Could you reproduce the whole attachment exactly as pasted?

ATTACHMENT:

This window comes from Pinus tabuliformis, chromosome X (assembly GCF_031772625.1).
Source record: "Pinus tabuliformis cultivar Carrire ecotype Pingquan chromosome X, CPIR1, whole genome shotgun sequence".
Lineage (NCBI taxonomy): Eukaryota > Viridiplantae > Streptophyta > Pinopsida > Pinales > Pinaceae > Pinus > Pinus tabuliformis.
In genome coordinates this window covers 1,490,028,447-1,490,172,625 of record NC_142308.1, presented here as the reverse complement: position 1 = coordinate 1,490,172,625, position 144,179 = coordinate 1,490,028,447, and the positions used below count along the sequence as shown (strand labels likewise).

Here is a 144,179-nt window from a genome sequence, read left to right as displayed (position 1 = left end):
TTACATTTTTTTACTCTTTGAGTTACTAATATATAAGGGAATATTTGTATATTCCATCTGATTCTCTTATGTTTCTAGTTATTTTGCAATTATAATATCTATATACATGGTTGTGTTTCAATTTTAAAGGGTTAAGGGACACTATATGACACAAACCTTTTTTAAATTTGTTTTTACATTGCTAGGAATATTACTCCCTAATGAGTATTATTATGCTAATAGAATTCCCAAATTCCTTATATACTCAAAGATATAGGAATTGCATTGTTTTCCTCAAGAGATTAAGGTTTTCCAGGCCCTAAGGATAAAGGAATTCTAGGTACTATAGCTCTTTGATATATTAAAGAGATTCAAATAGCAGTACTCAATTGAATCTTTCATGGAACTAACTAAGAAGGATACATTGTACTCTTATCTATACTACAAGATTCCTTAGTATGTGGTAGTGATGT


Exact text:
This window comes from Pinus tabuliformis, chromosome X (assembly GCF_031772625.1).
Source record: "Pinus tabuliformis cultivar Carrire ecotype Pingquan chromosome X, CPIR1, whole genome shotgun sequence".
Lineage (NCBI taxonomy): Eukaryota > Viridiplantae > Streptophyta > Pinopsida > Pinales > Pinaceae > Pinus > Pinus tabuliformis.
In genome coordinates this window covers 1,490,028,447-1,490,172,625 of record NC_142308.1, presented here as the reverse complement: position 1 = coordinate 1,490,172,625, position 144,179 = coordinate 1,490,028,447, and the positions used below count along the sequence as shown (strand labels likewise).

Here is a 144,179-nt window from a genome sequence, read left to right as displayed (position 1 = left end):
TTACATTTTTTTACTCTTTGAGTTACTAATATATAAGGGAATATTTGTATATTCCATCTGATTCTCTTATGTTTCTAGTTATTTTGCAATTATAATATCTATATACATGGTTGTGTTTCAATTTTAAAGGGTTAAGGGACACTATATGACACAAACCTTTTTTAAATTTGTTTTTACATTGCTAGGAATATTACTCCCTAATGAGTATTATTATGCTAATAGAATTCCCAAATTCCTTATATACTCAAAGATATAGGAATTGCATTGTTTTCCTCAAGAGATTAAGGTTTTCCAGGCCCTAAGGATAAAGGAATTCTAGGTACTATAGCTCTTTGATATATTAAAGAGATTCAAATAGCAGTACTCAATTGAATCTTTCATGGAACTAACTAAGAAGGATACATTGTACTCTTATCTATACTACAAGATTCCTTAGTATGTGGTAGTGATGT